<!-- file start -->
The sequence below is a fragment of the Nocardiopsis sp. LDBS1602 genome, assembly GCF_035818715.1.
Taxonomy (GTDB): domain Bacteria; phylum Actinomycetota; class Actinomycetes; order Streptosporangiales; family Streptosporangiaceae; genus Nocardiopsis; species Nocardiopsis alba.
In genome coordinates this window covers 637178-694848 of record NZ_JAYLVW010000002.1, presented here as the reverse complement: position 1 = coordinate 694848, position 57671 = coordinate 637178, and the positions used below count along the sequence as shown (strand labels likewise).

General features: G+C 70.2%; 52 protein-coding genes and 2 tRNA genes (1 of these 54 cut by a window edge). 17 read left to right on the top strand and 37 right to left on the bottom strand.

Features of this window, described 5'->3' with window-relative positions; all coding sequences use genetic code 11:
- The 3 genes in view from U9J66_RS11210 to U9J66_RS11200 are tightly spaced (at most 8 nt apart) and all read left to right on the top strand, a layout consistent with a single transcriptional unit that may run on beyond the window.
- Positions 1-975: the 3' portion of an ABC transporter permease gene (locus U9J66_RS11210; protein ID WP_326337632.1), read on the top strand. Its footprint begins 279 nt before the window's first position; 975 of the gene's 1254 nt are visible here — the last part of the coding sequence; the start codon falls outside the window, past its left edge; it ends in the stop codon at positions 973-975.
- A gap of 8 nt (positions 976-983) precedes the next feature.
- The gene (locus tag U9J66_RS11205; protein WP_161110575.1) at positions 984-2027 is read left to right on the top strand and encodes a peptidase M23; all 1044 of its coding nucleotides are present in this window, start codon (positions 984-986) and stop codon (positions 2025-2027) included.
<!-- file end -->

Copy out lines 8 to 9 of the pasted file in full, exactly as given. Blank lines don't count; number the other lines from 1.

- A gap of 8 nt (positions 976-983) precedes the next feature.
- The gene (locus tag U9J66_RS11205; protein WP_161110575.1) at positions 984-2027 is read left to right on the top strand and encodes a peptidase M23; all 1044 of its coding nucleotides are present in this window, start codon (positions 984-986) and stop codon (positions 2025-2027) included.